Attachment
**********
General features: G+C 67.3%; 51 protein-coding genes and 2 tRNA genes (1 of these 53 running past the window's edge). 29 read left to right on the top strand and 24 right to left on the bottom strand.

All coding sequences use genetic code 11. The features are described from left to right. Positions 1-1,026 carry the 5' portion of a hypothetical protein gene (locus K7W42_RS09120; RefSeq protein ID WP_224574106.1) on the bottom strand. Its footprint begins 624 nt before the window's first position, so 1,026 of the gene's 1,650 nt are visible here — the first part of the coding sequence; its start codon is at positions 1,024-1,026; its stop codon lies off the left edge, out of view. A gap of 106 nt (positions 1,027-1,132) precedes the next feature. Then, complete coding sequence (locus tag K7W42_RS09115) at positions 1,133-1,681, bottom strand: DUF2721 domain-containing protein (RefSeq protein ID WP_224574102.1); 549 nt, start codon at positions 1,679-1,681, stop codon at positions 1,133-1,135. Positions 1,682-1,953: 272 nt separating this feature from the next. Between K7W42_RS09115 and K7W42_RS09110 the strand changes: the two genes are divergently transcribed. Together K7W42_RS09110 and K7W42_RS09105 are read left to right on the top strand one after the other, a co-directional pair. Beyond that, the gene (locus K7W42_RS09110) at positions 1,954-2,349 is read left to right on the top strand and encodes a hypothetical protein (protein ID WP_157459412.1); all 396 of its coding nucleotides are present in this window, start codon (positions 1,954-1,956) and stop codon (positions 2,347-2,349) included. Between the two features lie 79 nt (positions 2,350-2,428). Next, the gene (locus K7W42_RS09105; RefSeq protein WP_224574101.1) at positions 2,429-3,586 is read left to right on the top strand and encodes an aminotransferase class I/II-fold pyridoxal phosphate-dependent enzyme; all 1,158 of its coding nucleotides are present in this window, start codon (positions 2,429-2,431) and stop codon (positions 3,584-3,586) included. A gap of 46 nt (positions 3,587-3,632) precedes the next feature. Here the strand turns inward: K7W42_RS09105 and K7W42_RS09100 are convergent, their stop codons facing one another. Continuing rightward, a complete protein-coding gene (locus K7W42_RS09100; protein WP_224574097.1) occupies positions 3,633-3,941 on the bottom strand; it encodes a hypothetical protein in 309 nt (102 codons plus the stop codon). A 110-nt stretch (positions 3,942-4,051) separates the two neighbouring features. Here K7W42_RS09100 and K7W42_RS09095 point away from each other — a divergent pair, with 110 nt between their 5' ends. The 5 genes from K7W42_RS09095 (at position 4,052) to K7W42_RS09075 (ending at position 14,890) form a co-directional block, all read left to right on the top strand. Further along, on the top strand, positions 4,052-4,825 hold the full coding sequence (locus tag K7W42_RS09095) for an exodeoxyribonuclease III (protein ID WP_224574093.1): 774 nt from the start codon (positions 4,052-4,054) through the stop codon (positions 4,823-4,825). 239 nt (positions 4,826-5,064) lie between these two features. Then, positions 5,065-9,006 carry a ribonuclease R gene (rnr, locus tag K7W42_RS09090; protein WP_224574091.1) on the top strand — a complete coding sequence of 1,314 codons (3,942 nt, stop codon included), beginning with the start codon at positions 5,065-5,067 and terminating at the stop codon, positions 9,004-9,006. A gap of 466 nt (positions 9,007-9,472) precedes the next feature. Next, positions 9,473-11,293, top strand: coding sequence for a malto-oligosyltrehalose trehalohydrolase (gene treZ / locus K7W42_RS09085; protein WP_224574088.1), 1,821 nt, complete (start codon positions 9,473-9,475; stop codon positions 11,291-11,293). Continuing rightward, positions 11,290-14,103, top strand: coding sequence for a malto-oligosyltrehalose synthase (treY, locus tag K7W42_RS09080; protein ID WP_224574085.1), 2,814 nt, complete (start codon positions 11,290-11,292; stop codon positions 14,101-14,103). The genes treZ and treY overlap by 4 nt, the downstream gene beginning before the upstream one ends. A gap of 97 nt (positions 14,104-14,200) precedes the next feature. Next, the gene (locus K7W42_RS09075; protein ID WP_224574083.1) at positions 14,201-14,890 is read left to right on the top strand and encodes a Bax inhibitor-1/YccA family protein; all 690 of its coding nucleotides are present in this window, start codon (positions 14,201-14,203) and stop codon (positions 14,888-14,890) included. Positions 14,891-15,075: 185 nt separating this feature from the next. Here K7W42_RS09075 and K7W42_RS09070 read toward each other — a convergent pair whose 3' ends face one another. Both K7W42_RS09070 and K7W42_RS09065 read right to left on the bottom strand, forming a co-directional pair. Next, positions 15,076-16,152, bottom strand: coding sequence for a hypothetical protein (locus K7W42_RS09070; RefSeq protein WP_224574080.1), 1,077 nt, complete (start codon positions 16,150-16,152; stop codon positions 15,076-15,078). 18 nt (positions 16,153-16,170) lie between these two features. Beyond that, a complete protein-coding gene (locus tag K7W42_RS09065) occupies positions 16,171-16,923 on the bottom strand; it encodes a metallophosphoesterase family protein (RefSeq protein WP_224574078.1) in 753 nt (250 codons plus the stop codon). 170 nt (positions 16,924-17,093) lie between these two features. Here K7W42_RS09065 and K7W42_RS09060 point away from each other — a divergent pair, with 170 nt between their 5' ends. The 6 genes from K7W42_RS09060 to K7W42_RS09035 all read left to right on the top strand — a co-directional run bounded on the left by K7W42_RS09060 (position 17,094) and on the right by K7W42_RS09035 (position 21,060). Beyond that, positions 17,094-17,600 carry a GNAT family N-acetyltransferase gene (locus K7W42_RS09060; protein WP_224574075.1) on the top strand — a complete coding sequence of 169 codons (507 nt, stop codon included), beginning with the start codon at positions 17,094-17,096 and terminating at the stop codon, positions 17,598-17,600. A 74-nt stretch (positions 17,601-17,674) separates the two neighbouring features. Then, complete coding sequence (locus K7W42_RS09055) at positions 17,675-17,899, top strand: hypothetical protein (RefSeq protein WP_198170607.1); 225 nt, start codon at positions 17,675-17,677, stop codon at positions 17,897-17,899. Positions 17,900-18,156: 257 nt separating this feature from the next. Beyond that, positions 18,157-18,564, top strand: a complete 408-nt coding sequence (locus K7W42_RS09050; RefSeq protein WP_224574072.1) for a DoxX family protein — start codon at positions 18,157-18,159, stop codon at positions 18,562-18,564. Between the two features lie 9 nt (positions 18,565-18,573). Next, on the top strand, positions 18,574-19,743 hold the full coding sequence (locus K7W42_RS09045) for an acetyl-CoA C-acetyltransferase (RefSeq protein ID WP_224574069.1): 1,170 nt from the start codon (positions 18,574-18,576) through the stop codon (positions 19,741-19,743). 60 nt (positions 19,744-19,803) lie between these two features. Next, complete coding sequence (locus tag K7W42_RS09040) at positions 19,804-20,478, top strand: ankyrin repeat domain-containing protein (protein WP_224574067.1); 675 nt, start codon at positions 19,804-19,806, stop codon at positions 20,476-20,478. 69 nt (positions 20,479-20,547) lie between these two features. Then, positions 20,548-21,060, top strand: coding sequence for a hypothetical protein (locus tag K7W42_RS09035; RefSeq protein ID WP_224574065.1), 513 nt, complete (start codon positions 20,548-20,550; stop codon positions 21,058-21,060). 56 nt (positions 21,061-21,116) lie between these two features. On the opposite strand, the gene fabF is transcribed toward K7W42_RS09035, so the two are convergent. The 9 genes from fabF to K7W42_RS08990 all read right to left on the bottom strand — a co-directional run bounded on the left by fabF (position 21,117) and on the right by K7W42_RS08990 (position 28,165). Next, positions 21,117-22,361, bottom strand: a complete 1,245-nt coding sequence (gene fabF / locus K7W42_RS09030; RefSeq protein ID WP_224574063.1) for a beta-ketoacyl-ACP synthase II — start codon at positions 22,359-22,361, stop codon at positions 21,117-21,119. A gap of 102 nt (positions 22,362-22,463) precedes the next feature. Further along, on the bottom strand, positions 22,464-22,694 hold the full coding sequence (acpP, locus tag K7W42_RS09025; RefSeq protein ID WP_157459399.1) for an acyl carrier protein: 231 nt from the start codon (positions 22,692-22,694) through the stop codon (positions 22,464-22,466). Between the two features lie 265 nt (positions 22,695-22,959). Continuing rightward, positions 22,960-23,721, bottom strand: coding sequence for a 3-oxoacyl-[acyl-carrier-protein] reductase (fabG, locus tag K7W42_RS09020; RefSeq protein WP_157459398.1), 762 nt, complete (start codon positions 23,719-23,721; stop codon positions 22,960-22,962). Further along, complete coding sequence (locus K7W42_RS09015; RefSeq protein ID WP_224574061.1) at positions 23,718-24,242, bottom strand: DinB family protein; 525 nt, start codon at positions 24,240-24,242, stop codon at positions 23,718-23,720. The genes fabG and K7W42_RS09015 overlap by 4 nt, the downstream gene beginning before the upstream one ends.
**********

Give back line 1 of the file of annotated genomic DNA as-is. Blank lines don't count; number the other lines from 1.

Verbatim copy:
General features: G+C 67.3%; 51 protein-coding genes and 2 tRNA genes (1 of these 53 running past the window's edge). 29 read left to right on the top strand and 24 right to left on the bottom strand.